Spotlight: From combating Malaria to cataract surgery, China a big help for poor countries

Source: Xinhua| 2019-01-31 17:11:41|Editor: zh
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by Xinhua writer Qu Junya

BEIJING, Jan. 31 (Xinhua) -- From combating Malaria to cataract surgery, China's medical assistance has proved a big help for poor countries, contributing to the global improvement of public health.


Since dispatching a medical team to Algeria in 1963, China has sent over 26,000 medical workers on assistance missions abroad, providing free services for some 280 million people around the world, mostly in 69 developing countries in Africa, Asia and Latin America.

The past decades have seen a focus on Africa, where common diseases are poorly detected and insufficiently treated and a high prevalence of epidemics claims more lives largely due to a shortage of medical services and supplies.

Official data last year showed some 21,000 Chinese medical personnel had worked in 48 African countries, dealing with a total of 220 million cases.

The Chinese doctors and nurses do their jobs amid difficulties, including poor equipment, communication problems, and interruptions of water and power supplies sometimes coupled with exposure to extreme weather and deadly viruses.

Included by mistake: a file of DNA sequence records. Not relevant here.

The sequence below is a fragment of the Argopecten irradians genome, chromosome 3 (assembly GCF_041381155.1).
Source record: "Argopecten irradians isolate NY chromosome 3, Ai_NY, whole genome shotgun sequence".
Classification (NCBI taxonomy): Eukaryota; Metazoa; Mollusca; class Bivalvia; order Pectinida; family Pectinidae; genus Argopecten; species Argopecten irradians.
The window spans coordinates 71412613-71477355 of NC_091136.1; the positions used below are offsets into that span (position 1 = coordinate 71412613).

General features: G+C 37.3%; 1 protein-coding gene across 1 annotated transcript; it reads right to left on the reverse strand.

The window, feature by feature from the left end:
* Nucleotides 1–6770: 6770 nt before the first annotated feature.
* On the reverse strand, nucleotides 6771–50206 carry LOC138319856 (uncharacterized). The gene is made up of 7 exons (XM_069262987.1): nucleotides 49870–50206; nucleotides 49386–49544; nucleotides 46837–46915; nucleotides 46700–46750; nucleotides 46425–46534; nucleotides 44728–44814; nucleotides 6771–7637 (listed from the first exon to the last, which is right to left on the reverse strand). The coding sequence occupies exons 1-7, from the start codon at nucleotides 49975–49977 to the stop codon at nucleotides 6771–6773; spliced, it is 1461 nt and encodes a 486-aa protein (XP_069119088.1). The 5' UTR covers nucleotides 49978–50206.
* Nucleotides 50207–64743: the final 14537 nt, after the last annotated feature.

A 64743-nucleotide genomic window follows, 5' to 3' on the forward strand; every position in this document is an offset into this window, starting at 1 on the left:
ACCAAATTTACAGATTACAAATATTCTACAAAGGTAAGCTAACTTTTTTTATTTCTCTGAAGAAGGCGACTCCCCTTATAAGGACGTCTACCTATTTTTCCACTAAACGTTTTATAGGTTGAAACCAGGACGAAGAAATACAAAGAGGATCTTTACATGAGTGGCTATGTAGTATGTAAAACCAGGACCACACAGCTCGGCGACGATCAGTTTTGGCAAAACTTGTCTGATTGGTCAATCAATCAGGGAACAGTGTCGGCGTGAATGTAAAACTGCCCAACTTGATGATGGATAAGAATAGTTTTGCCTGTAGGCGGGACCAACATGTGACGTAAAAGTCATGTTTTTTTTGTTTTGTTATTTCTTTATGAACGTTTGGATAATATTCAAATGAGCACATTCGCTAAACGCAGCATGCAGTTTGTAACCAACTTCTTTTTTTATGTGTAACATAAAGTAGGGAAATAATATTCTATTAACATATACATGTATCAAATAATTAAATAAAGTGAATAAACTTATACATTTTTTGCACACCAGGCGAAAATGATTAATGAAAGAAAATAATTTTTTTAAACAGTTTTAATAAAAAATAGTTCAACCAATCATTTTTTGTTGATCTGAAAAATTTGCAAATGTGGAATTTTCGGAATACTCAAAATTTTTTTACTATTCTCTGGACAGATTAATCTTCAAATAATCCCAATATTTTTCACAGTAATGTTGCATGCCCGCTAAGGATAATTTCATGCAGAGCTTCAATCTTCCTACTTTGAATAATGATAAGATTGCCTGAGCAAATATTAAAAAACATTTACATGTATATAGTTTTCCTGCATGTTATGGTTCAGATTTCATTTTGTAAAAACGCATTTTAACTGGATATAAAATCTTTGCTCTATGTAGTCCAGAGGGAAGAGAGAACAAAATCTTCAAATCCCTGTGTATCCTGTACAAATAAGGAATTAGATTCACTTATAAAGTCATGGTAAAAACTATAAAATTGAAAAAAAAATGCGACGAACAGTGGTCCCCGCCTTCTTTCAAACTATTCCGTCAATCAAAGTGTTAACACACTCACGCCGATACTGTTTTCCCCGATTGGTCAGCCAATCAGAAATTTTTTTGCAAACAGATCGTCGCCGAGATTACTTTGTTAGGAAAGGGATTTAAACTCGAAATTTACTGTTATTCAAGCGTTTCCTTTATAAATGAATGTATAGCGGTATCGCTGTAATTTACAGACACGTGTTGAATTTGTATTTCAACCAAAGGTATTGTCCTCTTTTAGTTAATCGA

Jin Donghui, a surgeon from East China's Zhejiang Province, was once in danger of being killed when spending a day working 500 meters away from a terror attack scene in Mali's capital Bamako in November 2015. "I immediately tensed up ... seeing many trucks carrying troops," he recalled.

Since being commissioned in 2008, the naval hospital ship Peace Ark has provided medical services to some 230,000 people in 43 countries in Asia, Africa and Latin America. It returned to China in mid-January after completing its seventh voyage abroad, and sailing 31,800 nautical miles in 205 days, traveling as far as Venezuela and Chile, and treating more than 50,800 cases.

"The Chinese ship's arrival is a blessing," said an Ecuadorian woman called Estela de Rojas. A Chinese medical team removed a gallstone her husband had been suffering from. The operation had been long overdue because the couple lacked money.


Among the tasks of the Chinese medical teams in Africa is raising the local level of medical services. As far as capacity building is concerned, medical technology, equipment and medicine are provided, hospitals and their management systems built, and training programs run in a sustained, long-term approach.

Between 1968 and 2018, Zhejiang sent a total of 1,127 medical workers in 53 batches to the three countries of Mali, the Central African Republic and Namibia. Thanks to their help, local medical staff can now handle the replantation of severed limbs, cerebral aneurysm operations or ultrasound interventional therapy, among others.

During the same period, Beijing sent 51 medical teams, or an estimated 950 personnel, to 11 countries. "We helped build the first intensive care unit in Guinea," said Wang Shouren, who led the 18-month 25th mission to Guinea that began in early 2016.

In Sierra Leone, 225 doctors acquired qualifications in epidemic control and prevention from training courses given by Chinese in 2016, two years after the country lost dozens of its less than 200 registered doctors in an Ebola outbreak.